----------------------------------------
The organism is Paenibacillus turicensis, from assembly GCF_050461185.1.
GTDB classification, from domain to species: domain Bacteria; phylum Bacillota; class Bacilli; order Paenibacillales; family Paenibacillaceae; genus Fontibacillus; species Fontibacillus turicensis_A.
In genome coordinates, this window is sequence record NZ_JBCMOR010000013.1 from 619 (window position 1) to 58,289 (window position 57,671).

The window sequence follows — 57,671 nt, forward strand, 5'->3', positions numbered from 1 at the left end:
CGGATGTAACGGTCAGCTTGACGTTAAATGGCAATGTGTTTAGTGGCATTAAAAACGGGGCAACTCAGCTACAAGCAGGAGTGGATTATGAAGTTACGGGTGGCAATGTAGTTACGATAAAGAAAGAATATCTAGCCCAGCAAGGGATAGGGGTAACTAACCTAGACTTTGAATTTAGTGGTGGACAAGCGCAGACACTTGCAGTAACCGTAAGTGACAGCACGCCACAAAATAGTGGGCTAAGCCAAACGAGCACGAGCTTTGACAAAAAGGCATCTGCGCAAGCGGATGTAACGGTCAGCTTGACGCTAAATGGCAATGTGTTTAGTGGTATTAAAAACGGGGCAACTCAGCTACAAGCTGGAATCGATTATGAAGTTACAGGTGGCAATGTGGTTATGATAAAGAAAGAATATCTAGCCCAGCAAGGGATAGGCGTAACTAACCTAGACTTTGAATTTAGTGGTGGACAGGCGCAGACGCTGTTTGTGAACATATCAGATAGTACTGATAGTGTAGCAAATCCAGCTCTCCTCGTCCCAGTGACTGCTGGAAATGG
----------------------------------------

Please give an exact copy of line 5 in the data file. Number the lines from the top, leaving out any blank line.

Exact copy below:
CGGATGTAACGGTCAGCTTGACGTTAAATGGCAATGTGTTTAGTGGCATTAAAAACGGGGCAACTCAGCTACAAGCAGGAGTGGATTATGAAGTTACGGGTGGCAATGTAGTTACGATAAAGAAAGAATATCTAGCCCAGCAAGGGATAGGGGTAACTAACCTAGACTTTGAATTTAGTGGTGGACAAGCGCAGACACTTGCAGTAACCGTAAGTGACAGCACGCCACAAAATAGTGGGCTAAGCCAAACGAGCACGAGCTTTGACAAAAAGGCATCTGCGCAAGCGGATGTAACGGTCAGCTTGACGCTAAATGGCAATGTGTTTAGTGGTATTAAAAACGGGGCAACTCAGCTACAAGCTGGAATCGATTATGAAGTTACAGGTGGCAATGTGGTTATGATAAAGAAAGAATATCTAGCCCAGCAAGGGATAGGCGTAACTAACCTAGACTTTGAATTTAGTGGTGGACAGGCGCAGACGCTGTTTGTGAACATATCAGATAGTACTGATAGTGTAGCAAATCCAGCTCTCCTCGTCCCAGTGACTGCTGGAAATGG